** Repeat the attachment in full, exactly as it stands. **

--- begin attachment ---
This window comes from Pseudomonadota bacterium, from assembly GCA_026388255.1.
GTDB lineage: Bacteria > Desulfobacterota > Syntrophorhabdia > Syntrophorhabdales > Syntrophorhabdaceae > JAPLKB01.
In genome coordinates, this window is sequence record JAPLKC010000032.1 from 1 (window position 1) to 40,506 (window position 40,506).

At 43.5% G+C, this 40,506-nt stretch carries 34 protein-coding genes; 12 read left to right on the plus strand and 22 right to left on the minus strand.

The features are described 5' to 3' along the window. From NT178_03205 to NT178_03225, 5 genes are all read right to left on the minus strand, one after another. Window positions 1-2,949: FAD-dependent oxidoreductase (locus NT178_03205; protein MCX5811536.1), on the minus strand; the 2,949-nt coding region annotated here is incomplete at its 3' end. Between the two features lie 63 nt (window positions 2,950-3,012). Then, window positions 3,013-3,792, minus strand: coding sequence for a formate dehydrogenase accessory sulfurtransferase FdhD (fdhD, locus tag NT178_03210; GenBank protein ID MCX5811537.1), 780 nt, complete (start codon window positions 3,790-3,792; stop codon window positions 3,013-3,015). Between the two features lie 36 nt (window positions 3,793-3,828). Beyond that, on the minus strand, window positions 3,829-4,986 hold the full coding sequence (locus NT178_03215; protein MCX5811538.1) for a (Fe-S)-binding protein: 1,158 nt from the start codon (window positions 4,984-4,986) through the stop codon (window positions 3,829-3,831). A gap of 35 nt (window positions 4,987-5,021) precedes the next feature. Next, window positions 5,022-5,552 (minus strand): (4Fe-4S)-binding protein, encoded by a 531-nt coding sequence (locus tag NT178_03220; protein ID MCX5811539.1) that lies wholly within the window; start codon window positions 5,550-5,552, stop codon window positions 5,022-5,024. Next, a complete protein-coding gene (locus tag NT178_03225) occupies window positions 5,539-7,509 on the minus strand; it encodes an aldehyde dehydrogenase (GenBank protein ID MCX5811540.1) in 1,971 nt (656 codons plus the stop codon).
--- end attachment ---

This window comes from Pseudomonadota bacterium, from assembly GCA_026388255.1.
GTDB lineage: Bacteria > Desulfobacterota > Syntrophorhabdia > Syntrophorhabdales > Syntrophorhabdaceae > JAPLKB01.
In genome coordinates, this window is sequence record JAPLKC010000032.1 from 1 (window position 1) to 40,506 (window position 40,506).

At 43.5% G+C, this 40,506-nt stretch carries 34 protein-coding genes; 12 read left to right on the plus strand and 22 right to left on the minus strand.

The features are described 5' to 3' along the window. From NT178_03205 to NT178_03225, 5 genes are all read right to left on the minus strand, one after another. Window positions 1-2,949: FAD-dependent oxidoreductase (locus NT178_03205; protein MCX5811536.1), on the minus strand; the 2,949-nt coding region annotated here is incomplete at its 3' end. Between the two features lie 63 nt (window positions 2,950-3,012). Then, window positions 3,013-3,792, minus strand: coding sequence for a formate dehydrogenase accessory sulfurtransferase FdhD (fdhD, locus tag NT178_03210; GenBank protein ID MCX5811537.1), 780 nt, complete (start codon window positions 3,790-3,792; stop codon window positions 3,013-3,015). Between the two features lie 36 nt (window positions 3,793-3,828). Beyond that, on the minus strand, window positions 3,829-4,986 hold the full coding sequence (locus NT178_03215; protein MCX5811538.1) for a (Fe-S)-binding protein: 1,158 nt from the start codon (window positions 4,984-4,986) through the stop codon (window positions 3,829-3,831). A gap of 35 nt (window positions 4,987-5,021) precedes the next feature. Next, window positions 5,022-5,552 (minus strand): (4Fe-4S)-binding protein, encoded by a 531-nt coding sequence (locus tag NT178_03220; protein ID MCX5811539.1) that lies wholly within the window; start codon window positions 5,550-5,552, stop codon window positions 5,022-5,024. Next, a complete protein-coding gene (locus tag NT178_03225) occupies window positions 5,539-7,509 on the minus strand; it encodes an aldehyde dehydrogenase (GenBank protein ID MCX5811540.1) in 1,971 nt (656 codons plus the stop codon).